Cognitive skills are involved in accessing, managing and analyzing information, and creating messages.
Media Literacy in Higher Education
In this webinar, Renee Hobbs shares insights on how she teaches media literacy to undergraduate students and leads a discussion where participants share their plans for the Fall 2021 semester. We share syllabi, reading lists, sample assignments, PowerPoints, videos, and even tests ---and brainstorm how to ensure that our courses are responsive to changing technologies and issues in contemporary culture.
DATE: Monday, July 26, 2021
TIME: 12 - 1 pm EST
LOCATION: Online. Click here to register.
We discuss the rise of media literacy in higher education and how we focus on the blurring of entertainment, information, and persuasion that is reshaping work, life, and citizenship. How do we best better prepare college students to be responsible communicators who can use a variety of formats and genres for self-expression and advocacy? Teaching media literacy at the college level forces educators to make choices. Do you focus on the rise of news partisanship, algorithmic personalization and social media, stereotypes and media addiction, advertising and media economics, or media influence on personal and social identity?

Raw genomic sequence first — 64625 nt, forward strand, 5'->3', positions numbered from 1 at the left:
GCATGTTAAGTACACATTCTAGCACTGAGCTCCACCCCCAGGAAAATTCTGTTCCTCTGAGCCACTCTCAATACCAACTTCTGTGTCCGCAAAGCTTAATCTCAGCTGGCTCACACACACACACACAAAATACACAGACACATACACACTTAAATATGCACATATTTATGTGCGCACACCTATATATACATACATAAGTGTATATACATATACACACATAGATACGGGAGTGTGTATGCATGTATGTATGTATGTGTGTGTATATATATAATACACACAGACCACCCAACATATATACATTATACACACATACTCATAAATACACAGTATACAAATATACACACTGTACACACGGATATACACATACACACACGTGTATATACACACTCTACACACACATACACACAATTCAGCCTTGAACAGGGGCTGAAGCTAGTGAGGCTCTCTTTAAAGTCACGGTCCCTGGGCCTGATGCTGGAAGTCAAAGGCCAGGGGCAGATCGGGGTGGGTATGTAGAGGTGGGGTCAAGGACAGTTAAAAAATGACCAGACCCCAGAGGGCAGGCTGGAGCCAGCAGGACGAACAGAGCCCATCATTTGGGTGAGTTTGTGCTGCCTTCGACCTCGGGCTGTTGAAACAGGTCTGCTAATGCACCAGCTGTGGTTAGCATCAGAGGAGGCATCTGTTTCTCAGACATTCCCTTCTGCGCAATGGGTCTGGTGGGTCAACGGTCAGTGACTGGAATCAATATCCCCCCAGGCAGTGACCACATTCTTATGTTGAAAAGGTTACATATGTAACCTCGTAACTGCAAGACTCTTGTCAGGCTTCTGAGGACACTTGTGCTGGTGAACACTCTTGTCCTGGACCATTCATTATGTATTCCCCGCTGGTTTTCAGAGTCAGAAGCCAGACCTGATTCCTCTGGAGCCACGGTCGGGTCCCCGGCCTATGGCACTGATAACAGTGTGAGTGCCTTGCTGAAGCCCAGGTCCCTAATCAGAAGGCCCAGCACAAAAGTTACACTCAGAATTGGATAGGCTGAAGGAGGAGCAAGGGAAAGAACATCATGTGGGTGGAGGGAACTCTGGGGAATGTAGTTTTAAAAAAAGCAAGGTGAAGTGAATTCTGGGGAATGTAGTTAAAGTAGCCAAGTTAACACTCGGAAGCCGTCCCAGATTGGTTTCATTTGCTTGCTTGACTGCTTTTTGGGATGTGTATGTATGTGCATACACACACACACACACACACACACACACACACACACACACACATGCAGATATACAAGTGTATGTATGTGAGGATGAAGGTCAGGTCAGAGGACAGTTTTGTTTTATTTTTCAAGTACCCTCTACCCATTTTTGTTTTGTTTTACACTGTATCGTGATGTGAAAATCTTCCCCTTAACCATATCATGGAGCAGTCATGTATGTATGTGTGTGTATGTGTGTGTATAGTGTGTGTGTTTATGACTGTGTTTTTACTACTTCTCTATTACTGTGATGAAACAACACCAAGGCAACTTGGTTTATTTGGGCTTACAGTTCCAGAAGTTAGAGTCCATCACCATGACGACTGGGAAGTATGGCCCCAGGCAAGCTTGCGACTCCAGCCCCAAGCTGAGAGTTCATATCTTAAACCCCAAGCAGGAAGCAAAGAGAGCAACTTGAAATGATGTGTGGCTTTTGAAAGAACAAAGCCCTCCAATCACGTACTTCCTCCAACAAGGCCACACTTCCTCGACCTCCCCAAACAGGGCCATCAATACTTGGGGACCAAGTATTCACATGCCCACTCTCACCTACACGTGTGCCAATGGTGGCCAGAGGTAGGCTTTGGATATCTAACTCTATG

Renee Hobbs shares the collateral teaching materials she has created to support teaching with Media Literacy in Action, her new textbook on media literacy.
As you begin preparations for teaching in the fall, join us for a conversation about how to design memorable and transformative learning experiences that build the habits of mind needed to navigate an increasingly complex media environment.